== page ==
its spice ..." (i.e., Torah channels the energy of the yetzer hara in a
However, without Torah, the yetzer hara has free reign to call the shots,
which leads to certain spiritual death. And, as the Torah warns in this
week's parsha, if you look at history carefully through G-d's "eyes," you
can see how societies that have been built upon cornerstones set by the
yetzer hara fall soon enough, and leave very little trace that they ever
existed in any meaningful way.
You don't have to be a rocket scientist to figure all this out, says Moshe
Rabbeinu. You just have to be willing to take the lessons of the past to
heart, to recognize them for the Divine Providence they represent, and to
act accordingly. It is the only way to guarantee that you will be one of
the fortunate few to bear witness to history, and not the other way around.
This Sunday (October 5) will fall the Fast of Gedalia (usually the first
day after Rosh Hashanah, but since this year that day is Shabbos, the fast
is pushed off until Sunday).
The fast day was instituted to recall the assassination of Gedalia ben
Achikam at the hands of Yishmael ben Netaniah, who had been instigated by
the king of Ammon. As a result of the assassination, the final vestiges of
Jewish autonomy after the Babylonian conquest (423 BCE) were destroyed,
thousands of Jews were slaughtered, and the remaining Jews were driven into
As the history goes, after Nebuchadnetzar, the then king of Babylonian had
destroyed the first Temple and had exiled the people to his land, he had
allowed an impoverished remnant to remain in the land with Gedalia as their
governor. Many Jews who had previously fled to other neighboring countries
because of the initial attack returned to the territory of Yehudah and
tended the fields and vineyards returned to them by the king of Babylonia.
They were able to enjoy a period of peace after their original suffering.
However, jealous of and hostile to the Jewish remnant, the king of Ammon
sent Yishmael ben Netaniah to assassinate Gedalia, who had received the
former cordially in the town of Mitzpeh-despite advance warnings of his
guest's diabolical plans. Gedalia had not wanted to accept what he thought
had been loshon hara (derogatory speech) about his guest, and instead had
chosen to act as if he knew nothing. His righteousness cost him his life,
and the Talmud comments: it may have been wrong to speak and listen to
loshon hara, but there was nothing wrong in exercising a little caution in
After Gedalia was murdered, the remaining Jews, in fear of the revenge of
the king of Babylonia fled to Egypt, and the land thus fulfilled the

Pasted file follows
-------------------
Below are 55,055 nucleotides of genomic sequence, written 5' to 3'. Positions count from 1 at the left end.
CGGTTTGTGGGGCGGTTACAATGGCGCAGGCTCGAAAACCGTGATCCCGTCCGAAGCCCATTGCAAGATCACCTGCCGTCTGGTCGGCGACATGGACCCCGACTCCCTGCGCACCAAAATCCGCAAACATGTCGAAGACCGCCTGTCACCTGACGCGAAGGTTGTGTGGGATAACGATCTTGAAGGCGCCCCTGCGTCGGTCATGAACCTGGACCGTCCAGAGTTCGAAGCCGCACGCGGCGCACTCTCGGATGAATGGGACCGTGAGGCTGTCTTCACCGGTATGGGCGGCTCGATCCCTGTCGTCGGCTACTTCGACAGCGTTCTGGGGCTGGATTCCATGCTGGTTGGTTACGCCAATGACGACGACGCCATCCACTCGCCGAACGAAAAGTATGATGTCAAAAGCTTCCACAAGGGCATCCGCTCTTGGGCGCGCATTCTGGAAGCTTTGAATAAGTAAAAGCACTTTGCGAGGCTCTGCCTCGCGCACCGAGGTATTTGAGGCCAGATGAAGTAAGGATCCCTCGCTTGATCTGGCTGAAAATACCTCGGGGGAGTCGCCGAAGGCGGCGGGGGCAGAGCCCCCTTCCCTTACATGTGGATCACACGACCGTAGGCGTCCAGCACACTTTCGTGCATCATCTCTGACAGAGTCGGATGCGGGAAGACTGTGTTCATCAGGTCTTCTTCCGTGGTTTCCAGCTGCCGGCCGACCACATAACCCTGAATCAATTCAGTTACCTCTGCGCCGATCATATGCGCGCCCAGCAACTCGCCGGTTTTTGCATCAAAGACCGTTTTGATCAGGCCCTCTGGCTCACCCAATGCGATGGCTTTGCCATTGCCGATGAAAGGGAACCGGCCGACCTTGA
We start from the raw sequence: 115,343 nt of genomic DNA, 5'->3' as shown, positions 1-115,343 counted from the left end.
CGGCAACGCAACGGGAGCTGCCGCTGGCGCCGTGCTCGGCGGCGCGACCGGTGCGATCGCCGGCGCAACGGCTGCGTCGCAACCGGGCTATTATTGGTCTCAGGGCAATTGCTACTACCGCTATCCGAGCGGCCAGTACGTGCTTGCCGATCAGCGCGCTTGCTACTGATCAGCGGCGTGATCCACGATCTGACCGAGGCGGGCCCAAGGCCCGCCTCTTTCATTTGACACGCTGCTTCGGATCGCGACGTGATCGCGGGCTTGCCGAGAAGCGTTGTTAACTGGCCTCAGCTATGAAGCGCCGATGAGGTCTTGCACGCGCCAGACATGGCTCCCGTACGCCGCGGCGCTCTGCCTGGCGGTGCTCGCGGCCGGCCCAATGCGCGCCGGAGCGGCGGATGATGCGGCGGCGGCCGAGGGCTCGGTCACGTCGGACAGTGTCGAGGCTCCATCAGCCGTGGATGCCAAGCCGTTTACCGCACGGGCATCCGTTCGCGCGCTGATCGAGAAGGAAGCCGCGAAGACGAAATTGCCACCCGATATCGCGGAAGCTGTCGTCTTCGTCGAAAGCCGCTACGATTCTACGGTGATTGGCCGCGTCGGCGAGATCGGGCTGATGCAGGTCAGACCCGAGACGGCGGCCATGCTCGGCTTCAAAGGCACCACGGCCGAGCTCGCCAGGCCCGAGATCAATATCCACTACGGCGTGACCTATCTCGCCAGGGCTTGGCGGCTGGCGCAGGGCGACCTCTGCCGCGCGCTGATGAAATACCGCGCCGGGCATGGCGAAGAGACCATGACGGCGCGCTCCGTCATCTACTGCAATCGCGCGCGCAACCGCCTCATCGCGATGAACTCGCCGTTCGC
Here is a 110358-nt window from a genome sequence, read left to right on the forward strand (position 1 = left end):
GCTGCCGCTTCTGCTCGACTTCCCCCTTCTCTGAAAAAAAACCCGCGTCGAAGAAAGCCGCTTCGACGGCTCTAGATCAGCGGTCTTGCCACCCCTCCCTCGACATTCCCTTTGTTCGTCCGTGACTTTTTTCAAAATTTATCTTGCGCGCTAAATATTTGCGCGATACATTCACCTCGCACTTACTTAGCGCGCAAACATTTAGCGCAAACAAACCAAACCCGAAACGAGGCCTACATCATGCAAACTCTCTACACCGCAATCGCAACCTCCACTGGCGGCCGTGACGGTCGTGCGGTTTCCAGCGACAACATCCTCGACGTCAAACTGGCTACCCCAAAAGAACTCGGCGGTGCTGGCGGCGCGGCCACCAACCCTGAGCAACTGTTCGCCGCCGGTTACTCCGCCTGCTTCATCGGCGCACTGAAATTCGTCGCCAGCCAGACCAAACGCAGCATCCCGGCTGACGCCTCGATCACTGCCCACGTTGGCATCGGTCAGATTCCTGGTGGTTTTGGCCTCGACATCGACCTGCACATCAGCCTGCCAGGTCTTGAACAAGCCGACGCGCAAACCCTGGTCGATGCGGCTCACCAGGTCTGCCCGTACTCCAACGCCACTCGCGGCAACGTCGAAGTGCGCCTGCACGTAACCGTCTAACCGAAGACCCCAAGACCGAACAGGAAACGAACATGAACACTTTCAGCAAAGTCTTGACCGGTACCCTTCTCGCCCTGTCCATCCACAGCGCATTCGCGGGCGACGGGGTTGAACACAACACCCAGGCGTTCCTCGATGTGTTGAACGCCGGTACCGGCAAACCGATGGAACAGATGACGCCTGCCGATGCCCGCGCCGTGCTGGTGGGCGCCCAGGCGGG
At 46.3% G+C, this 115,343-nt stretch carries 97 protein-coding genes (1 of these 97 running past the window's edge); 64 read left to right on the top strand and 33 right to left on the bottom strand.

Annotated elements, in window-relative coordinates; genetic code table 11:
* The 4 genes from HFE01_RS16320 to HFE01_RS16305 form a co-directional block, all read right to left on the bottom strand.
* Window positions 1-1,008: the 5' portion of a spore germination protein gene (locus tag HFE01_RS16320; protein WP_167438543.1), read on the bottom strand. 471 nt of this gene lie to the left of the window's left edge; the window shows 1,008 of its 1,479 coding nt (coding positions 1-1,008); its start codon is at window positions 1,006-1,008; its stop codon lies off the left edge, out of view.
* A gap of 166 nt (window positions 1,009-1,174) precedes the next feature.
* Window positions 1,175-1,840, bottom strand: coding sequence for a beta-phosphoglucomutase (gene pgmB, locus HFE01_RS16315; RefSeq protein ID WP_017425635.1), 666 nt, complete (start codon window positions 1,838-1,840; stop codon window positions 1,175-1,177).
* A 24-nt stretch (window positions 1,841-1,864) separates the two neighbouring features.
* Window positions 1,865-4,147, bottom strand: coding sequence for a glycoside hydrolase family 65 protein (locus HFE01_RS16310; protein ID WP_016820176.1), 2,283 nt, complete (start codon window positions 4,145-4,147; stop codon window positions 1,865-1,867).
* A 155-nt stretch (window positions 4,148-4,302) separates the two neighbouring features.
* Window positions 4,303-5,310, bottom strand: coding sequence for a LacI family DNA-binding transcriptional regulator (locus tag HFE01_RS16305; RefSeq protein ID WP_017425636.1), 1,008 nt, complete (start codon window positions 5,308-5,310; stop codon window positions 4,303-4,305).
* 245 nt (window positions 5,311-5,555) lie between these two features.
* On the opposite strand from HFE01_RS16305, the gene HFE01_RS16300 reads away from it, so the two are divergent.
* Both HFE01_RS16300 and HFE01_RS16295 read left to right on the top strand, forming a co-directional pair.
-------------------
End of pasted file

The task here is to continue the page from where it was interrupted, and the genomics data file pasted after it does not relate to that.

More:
prophecy that it would one day lie uninhabited and fallow. The fast day
itself was established to remind us that the death of the righteous is
likened to the burning of the Temple, for which a fast day was also
However, if the Fast of Gedalia teaches us anything, it is how petty
feelings of jealousy and hatred "cut our noses off to spite our faces." We
had been decimated by the Babylonians, and rightly so, according to how
abusive the pre-Destruction generations had lived. Yet, in spite of all
this, G-d, in His infinite mercy, left a "seed" behind that could have
flowered and saved us from complete and utter exile.
What did we do? For selfish reasons, we threw it back in G-d's face saying,
"We may not get away with this, nor benefit from our actions, but at least
they won't either." It's the Philistinian point of view all over again
(Samson tore down the walls of the Philistine building, crushing everyone
inside while taking his own life).
On Yom Kippur, the rabbis point out that we don't wear shoes because on
that day we are supposed to be like angels-and angels don't wear shoes.
However, a second reason the rabbis give for not wearing shoes is far more
down to earth; it is to remind us that Yosef's brothers had sold him for
shoes ... for shoes!! ... and look what we went through and where we ended
up in the end!
In fact, the Ten Martyrs, whom we read about during the Yom Kippur Mussaf
service, were still paying the price for Yosef's brothers' mistake. The
truth is, so are we ... and so will we pay for that mistake until Moshiach
comes. For, the same flaw that sent the brothers off in the wrong direction
continues to infect our perspective of reality, making us petty and willing
to die for mundane matters, while overlooking the issues that count the
In essence, this is really the underlying root of all the transgressions we
beat our chests about on Yom Kippur. As we learn in many places, sin is not
so much a question of what, as it is one of when, and we make a mistake
about the "when" at times that we lose sight of our priorities and what
matters most in life. Even Gedalia's trait of completely overlooking the
evil report about his murderer was enviable, but misplaced at the moment,